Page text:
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Using partial derivatives to find a maximum

  1. Aug 6, 2006 #1
    Okay, I have a question that I am not good enough at multivariable calculus yet to answer myself.

    Basically, say I have the following inequality:

    a < sin(xy)/y < b

    with a < b. How can I find out what the maximum value of y is on the interval 0 < y < 1 such that the above inequality holds for some x > 0?

    That is, what is the biggest value of y between 0 and 1, such that for some x > 0, sin(xy)/y is between two limits a and b with a < b?

    Is this even possible...?

    Any information, hints, outright answers, scathing insults etc. would be appreciated! Thank you.
  2. jcsd
  3. Aug 6, 2006 #2


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    Given complete control of x, xy can be whatever you want. So imagine instead xy = z, we can assume z is completely independent of y (since we can pick x to satisfy what we need). So you really have:


    Keeping in mind that sin(z) is between 0 and 1, can you work from there?
  4. Aug 7, 2006 #3
    Hopefully this will be enough to solve your problem:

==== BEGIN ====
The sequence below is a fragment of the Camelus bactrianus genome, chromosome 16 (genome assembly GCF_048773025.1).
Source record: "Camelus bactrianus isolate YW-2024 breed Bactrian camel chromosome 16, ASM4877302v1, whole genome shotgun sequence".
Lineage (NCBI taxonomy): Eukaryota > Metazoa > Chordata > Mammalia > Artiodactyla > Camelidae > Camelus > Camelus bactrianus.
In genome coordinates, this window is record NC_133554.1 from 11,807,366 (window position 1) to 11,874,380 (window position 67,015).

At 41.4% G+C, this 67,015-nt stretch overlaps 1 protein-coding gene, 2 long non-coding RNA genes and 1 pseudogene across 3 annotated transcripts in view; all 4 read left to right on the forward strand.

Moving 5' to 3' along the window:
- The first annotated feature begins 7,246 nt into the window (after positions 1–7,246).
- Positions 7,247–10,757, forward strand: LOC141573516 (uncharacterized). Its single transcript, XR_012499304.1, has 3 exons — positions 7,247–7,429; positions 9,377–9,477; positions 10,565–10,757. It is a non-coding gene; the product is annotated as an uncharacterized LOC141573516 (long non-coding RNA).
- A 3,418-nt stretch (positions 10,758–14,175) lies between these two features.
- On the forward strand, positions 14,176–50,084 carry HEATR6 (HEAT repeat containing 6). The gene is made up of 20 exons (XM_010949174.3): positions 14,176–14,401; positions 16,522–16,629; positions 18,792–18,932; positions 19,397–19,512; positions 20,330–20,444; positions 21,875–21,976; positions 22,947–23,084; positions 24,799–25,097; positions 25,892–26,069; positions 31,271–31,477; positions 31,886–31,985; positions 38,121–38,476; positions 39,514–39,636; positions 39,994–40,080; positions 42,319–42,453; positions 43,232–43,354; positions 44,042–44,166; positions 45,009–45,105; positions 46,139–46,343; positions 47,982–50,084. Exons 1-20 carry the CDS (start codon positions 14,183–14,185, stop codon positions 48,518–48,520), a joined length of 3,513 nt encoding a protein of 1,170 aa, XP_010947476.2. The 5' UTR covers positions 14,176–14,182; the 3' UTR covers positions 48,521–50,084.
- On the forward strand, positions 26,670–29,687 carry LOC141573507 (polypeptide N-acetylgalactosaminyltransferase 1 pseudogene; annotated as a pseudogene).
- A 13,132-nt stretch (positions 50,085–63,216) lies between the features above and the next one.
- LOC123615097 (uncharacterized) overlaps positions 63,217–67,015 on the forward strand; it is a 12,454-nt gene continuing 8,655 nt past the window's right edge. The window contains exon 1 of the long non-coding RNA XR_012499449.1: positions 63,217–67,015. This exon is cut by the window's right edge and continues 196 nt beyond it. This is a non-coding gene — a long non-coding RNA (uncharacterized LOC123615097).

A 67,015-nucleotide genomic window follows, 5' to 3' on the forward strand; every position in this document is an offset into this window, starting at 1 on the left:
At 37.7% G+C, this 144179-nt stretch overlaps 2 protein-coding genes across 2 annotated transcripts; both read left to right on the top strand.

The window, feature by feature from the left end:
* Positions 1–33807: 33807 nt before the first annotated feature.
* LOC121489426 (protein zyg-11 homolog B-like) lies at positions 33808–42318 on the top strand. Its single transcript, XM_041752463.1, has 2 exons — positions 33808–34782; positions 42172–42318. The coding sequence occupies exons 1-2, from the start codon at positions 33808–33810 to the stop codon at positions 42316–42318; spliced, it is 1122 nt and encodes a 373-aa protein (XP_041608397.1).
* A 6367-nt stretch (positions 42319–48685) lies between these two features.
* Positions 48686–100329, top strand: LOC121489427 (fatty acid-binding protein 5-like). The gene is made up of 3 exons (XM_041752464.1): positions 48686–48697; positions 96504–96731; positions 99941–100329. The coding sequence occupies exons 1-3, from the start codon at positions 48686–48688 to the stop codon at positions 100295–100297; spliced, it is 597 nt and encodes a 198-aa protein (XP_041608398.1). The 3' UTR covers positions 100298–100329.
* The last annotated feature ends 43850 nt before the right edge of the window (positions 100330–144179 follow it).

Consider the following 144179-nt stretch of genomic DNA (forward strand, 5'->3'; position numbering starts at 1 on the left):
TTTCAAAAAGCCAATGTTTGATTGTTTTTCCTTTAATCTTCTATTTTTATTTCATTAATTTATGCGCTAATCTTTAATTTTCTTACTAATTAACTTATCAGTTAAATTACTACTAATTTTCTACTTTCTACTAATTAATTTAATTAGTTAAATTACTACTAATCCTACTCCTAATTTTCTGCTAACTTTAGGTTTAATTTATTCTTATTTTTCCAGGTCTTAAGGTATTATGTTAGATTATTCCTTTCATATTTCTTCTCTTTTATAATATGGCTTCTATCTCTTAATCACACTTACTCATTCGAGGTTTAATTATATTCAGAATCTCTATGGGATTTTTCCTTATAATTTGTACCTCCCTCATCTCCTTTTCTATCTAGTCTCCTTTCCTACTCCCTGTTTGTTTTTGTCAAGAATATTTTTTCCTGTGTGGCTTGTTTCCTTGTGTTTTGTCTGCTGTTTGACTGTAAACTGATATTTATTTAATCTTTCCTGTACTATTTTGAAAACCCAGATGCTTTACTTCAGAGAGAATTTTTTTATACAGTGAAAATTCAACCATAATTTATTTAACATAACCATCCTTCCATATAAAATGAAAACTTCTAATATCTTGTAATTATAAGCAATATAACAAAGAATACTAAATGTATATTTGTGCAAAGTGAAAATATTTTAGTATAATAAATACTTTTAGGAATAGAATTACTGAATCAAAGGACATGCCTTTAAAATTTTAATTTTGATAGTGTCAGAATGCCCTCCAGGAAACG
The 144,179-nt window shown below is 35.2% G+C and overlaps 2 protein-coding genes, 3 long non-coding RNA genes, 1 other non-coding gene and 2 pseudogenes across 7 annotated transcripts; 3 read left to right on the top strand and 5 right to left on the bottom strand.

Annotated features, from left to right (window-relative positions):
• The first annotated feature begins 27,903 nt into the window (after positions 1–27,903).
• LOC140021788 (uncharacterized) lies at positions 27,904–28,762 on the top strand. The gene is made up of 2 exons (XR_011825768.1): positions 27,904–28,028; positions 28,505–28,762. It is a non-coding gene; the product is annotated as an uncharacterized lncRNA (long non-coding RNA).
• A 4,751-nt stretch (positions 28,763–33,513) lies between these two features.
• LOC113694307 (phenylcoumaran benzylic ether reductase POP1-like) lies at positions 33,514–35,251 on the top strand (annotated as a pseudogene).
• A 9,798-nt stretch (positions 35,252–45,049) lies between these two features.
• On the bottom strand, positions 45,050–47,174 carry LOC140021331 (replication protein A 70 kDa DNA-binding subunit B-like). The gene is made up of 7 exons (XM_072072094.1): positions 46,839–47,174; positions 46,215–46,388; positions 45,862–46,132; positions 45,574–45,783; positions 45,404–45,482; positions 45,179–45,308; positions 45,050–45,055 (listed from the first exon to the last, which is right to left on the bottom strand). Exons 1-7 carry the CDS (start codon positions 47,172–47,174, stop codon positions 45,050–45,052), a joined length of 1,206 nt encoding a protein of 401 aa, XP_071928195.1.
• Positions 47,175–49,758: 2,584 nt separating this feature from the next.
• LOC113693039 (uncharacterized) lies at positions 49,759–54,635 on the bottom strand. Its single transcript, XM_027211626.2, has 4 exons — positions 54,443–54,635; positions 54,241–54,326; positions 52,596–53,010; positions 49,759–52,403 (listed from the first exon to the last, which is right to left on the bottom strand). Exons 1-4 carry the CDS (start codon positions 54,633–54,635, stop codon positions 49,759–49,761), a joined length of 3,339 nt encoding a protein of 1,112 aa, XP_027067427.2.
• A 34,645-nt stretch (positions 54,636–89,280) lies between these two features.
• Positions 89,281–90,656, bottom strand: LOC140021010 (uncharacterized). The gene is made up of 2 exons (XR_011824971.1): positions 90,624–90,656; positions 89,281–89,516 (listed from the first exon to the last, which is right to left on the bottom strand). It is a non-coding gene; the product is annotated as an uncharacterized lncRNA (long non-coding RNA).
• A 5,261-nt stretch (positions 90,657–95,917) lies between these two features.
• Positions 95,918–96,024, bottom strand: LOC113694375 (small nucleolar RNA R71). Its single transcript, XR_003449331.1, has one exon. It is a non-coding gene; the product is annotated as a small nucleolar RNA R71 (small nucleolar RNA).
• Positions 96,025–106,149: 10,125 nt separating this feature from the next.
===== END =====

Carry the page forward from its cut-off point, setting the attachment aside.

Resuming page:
Theorem: If a function has local extrema at a point, and the first partial derivatives of the function exist at that point, then the first derivatives of the function vanish at that point.

    Theorem: For every function f(x, y), define D(a, b) = [tex]\frac{\partial ^2 f}{\partial x^2} \frac{\partial^2 f}{\partial y^2} - \frac{\partial^2 f}{\partial x \partial y} \frac{\partial^2 f}{\partial y \partial x}[/tex] everywhere the first partial derivatives vanish and the second partial derivatives exist.

    Then, if D(a, b) < 0, then (a, b) is a saddle point of f
    If D(a, b) > 0, and the second derivatives are positive, then (a, b) is a local minimum.
    If D(a, b) > 0, and the second derivatives are negative, then (a, b) is a local maximum.
    If D(a, b) = 0, then any of saddle point, local maximum or minimum, or no extrema could occur at that point - no new information is known.
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